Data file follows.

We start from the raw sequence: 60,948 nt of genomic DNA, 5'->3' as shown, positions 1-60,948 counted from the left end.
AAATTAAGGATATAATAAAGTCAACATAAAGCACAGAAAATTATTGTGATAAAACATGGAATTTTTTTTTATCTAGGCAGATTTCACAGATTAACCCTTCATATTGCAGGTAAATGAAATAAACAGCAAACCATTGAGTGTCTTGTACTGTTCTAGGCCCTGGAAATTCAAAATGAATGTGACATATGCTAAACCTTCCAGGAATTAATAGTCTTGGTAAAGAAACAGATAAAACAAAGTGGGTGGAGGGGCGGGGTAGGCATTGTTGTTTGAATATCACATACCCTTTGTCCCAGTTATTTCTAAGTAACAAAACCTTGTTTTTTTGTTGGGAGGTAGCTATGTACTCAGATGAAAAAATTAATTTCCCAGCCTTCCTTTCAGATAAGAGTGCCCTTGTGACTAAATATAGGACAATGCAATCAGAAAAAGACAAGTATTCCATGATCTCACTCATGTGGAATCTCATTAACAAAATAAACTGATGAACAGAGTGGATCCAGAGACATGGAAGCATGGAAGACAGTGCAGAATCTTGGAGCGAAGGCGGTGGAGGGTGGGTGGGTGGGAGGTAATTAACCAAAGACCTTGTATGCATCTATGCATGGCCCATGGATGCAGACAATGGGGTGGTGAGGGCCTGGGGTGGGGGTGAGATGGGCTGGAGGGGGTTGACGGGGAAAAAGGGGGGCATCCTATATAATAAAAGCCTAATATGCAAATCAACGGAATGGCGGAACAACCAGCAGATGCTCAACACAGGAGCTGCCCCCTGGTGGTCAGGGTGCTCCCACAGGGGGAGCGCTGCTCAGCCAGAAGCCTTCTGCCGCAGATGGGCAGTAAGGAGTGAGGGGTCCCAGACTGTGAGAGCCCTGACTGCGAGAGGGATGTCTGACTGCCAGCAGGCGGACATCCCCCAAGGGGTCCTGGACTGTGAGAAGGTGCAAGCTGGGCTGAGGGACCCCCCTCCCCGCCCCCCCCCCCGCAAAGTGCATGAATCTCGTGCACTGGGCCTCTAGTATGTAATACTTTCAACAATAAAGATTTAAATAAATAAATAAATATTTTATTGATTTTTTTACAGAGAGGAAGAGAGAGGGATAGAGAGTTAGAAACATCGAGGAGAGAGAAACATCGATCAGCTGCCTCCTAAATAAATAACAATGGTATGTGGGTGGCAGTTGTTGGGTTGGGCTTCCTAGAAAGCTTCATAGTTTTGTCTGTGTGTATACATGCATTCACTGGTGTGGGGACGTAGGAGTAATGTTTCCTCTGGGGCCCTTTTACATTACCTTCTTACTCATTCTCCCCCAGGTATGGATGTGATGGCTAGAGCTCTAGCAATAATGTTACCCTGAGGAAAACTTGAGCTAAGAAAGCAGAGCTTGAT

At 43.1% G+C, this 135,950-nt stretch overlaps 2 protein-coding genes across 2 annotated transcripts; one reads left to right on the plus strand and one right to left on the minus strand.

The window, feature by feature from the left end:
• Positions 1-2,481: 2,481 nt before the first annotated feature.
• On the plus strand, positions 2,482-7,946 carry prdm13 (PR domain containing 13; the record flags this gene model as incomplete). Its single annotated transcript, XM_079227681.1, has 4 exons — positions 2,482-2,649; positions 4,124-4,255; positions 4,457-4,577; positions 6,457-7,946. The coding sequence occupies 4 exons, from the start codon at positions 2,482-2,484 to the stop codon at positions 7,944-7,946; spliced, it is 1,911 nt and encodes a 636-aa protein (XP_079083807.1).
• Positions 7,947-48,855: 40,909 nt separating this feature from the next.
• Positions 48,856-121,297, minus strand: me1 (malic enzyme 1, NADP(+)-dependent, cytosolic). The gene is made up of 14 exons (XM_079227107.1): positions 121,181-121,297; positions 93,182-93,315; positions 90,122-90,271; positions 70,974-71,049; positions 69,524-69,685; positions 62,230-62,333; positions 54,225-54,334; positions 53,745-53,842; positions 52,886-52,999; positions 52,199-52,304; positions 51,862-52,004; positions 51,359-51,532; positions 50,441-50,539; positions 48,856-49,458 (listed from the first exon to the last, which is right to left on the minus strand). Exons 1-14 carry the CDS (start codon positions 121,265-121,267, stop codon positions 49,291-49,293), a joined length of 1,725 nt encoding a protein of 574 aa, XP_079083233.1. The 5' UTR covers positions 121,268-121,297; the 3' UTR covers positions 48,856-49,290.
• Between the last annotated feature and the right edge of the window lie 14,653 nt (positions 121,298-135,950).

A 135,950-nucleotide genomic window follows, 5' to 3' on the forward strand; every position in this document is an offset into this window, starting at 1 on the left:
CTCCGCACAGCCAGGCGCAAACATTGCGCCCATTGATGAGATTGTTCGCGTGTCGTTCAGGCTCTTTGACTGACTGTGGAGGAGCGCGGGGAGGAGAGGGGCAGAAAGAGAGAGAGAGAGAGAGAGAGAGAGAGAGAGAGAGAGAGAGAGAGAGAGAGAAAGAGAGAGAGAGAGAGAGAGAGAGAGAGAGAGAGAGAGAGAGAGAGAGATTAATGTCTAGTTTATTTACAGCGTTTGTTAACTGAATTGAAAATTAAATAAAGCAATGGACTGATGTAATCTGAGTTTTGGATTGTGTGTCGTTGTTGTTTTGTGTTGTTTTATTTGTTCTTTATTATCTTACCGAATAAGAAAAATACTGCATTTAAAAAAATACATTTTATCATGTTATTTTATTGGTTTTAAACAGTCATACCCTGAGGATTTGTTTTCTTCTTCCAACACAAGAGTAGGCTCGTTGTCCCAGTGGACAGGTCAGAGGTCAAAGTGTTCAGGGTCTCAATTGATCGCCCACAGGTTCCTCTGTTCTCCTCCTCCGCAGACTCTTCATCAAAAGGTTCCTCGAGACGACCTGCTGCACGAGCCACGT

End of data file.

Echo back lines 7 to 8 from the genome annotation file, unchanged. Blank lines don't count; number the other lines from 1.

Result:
• Positions 7,947-48,855: 40,909 nt separating this feature from the next.
• Positions 48,856-121,297, minus strand: me1 (malic enzyme 1, NADP(+)-dependent, cytosolic). The gene is made up of 14 exons (XM_079227107.1): positions 121,181-121,297; positions 93,182-93,315; positions 90,122-90,271; positions 70,974-71,049; positions 69,524-69,685; positions 62,230-62,333; positions 54,225-54,334; positions 53,745-53,842; positions 52,886-52,999; positions 52,199-52,304; positions 51,862-52,004; positions 51,359-51,532; positions 50,441-50,539; positions 48,856-49,458 (listed from the first exon to the last, which is right to left on the minus strand). Exons 1-14 carry the CDS (start codon positions 121,265-121,267, stop codon positions 49,291-49,293), a joined length of 1,725 nt encoding a protein of 574 aa, XP_079083233.1. The 5' UTR covers positions 121,268-121,297; the 3' UTR covers positions 48,856-49,290.